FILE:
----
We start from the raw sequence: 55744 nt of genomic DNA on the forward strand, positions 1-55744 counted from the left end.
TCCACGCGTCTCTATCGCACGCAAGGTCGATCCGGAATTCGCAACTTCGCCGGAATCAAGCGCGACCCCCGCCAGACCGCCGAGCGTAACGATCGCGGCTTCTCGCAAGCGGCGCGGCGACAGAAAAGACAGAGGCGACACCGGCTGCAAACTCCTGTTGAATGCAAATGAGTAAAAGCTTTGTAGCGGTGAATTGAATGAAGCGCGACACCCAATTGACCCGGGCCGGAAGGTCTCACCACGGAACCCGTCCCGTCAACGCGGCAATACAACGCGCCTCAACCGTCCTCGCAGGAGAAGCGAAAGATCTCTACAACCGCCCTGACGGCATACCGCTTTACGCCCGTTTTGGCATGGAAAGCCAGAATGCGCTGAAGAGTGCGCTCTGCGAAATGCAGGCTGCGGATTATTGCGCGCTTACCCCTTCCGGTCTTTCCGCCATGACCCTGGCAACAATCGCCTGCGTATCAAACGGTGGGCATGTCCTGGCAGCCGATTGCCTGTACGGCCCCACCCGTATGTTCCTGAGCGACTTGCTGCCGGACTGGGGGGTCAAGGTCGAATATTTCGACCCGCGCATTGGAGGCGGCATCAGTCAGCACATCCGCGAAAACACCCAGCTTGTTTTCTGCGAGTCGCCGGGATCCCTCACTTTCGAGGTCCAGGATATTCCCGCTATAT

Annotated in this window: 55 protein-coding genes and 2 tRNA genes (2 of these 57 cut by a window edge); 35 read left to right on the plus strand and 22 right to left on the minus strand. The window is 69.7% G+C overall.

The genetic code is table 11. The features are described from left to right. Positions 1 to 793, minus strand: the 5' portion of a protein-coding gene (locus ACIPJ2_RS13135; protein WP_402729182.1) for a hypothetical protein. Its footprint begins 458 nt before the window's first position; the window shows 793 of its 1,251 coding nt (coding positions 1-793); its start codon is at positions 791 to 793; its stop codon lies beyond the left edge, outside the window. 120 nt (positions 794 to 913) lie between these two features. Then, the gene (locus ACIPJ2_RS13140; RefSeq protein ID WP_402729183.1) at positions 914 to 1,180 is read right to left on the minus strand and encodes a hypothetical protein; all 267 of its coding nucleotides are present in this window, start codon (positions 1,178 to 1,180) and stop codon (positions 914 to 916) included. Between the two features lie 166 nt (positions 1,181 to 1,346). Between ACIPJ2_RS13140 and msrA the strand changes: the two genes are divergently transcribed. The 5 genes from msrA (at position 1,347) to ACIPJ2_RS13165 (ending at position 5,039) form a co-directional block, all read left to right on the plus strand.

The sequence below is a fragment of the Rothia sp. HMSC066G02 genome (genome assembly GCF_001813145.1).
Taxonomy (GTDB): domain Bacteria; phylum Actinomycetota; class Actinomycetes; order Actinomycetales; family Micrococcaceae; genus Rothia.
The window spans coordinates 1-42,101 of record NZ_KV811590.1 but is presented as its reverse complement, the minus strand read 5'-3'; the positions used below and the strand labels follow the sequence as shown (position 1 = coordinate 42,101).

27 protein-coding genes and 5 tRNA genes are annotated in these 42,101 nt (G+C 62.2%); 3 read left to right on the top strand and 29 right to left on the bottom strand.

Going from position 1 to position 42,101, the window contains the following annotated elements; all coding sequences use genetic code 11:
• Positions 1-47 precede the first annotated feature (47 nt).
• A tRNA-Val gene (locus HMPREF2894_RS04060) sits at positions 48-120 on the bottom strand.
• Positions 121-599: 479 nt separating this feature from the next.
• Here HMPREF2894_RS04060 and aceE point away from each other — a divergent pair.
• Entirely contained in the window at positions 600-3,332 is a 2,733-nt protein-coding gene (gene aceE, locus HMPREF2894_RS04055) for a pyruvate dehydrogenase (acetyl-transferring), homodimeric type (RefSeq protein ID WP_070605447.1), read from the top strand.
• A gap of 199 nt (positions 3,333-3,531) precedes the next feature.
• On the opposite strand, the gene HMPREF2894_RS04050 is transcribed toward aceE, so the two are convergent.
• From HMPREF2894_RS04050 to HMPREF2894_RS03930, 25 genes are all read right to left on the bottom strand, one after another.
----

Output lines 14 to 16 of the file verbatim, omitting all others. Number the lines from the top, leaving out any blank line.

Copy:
• Entirely contained in the window at positions 600-3,332 is a 2,733-nt protein-coding gene (gene aceE, locus HMPREF2894_RS04055) for a pyruvate dehydrogenase (acetyl-transferring), homodimeric type (RefSeq protein ID WP_070605447.1), read from the top strand.
• A gap of 199 nt (positions 3,333-3,531) precedes the next feature.
• On the opposite strand, the gene HMPREF2894_RS04050 is transcribed toward aceE, so the two are convergent.